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TOKYO (AP) _ The clean streets are glittering with neon lights and bustling with people on the go, barely a panhandler in sight. Pansies bloom in calm neighborhoods seemingly devoid of fears about major crime.

For a nation ravaged by its worst recession in decades, Japan _ or at least much of it _ appears to be thriving.

Sales are up at jeweler K. Mikimoto & Co., with rings and necklaces above 10 million yen ($75,000) especially popular, said spokesman Atsushi Sakaguchi. Visitors at Tokyo's two Disney theme parks surged 27 percent in the fiscal year ended Sunday from a year ago. Sales in Japan at European designer-brand Hermes climbed 23 percent.

``It's not that I don't think about the recession at all,'' 49-year-old Mitsuko Mashiko said after purchasing a 90,000 yen ($670) Hermes bag for her daughter.

``I just don't give it much thought,'' said the flower-arrangement instructor, wearing a Hermes watch and diamond ring and clutching a Chanel handbag.

Many Japanese simply aren't poor. They are among the world's biggest savers, hoarding 1.4 quadrillion yen ($10 trillion) in assets.

The apparent prosperity throughout much of Japan strikes a contrast to the poverty prevalent in many American cities _ the abandoned buildings, the graffiti-covered walls, the loitering and unemployed people.

There's no doubt Japan's economy, tottering in and out of recession for the last decade, is burdened with serious problems that may take years to cure _ massive bad debts at the banks, rigid inefficiencies in its corporate sector, an unemployment rate at near-record highs.

Analysts expect a moderate recovery later this year. But it's likely to be fragile, relying on the rebound in the United States and the rest of Asia to boost Japan's exports.

A recent report by Shinsei Bank predicted private spending is likely to remain sluggish as faltering companies try to pay back loans and keep wages down.

``In this severe economic environment, exports are almost the only factor to lead the economy,'' it said, predicting full-scale recovery only in the fiscal year ending in March 2004.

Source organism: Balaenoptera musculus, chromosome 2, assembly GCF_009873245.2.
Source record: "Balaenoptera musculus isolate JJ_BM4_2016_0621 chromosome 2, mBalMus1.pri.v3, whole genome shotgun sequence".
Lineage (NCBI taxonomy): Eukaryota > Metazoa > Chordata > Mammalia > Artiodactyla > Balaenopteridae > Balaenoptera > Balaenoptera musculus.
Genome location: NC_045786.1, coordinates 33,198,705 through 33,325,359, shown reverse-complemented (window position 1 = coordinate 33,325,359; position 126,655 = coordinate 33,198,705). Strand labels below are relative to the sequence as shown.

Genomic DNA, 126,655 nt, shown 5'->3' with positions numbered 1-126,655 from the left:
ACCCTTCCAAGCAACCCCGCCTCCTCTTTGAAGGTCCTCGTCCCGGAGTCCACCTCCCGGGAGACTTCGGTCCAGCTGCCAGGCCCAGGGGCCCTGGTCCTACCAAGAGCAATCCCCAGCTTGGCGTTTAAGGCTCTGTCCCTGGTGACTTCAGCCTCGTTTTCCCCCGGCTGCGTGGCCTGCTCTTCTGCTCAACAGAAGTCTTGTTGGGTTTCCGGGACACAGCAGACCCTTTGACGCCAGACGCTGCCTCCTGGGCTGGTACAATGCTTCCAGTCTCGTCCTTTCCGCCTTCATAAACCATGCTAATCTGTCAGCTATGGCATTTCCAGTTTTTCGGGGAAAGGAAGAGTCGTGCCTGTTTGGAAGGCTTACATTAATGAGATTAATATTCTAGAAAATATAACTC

Despite its setbacks, Japan boasts key strengths that make its perils different from the potential crises that threaten poorer industrializing nations, analysts said.

Besides their solid savings, Japanese people can reap the benefits of having invested over the years in public works like commuter trains that run on time and the highways and bridges that crisscross the island nation.

Nearly all those employed in Tokyo take trains, subways or buses to work. The lack of public transportation is a critical obstacle for jobseekers in America's inner cities.

Japan also boasts a social-welfare system that for the most part offers health insurance to everyone. Illiteracy has been virtually eliminated.

The crime rate, although rising gradually, is also relatively low. The per capita murder rate in the United States is about six times that of Japan's.

And despite the overshadowing mood of doom, the risks of an imminent financial meltdown are slim so far.

While acknowledging that the ballooning public debt and weak banking sector remain problems, international credit-rating agency Fitch Ratings said the risks of large-scale capital flight are remote in Japan, with household ownership of foreign financial assets at a tiny 1 percent of all savings.

Japan may end up poorer in the long run unless it moves forward on economic reforms.

Meanwhile, it's important to remember its strengths, said Koichi Hamada, Yale University professor of economics.

Calculations of public debt and assets show that every Japanese remains a creditor of $8,000 on average, while every American is about $4,000 in debt, said Hamada, who also works in Tokyo helping set economic policy.

``The reason it is important to focus on the bright side of Japan's economy is that if the people start believing in it, feel confident about their futures and choose to actively consume and invest, most of the problems will be solved,'' he said.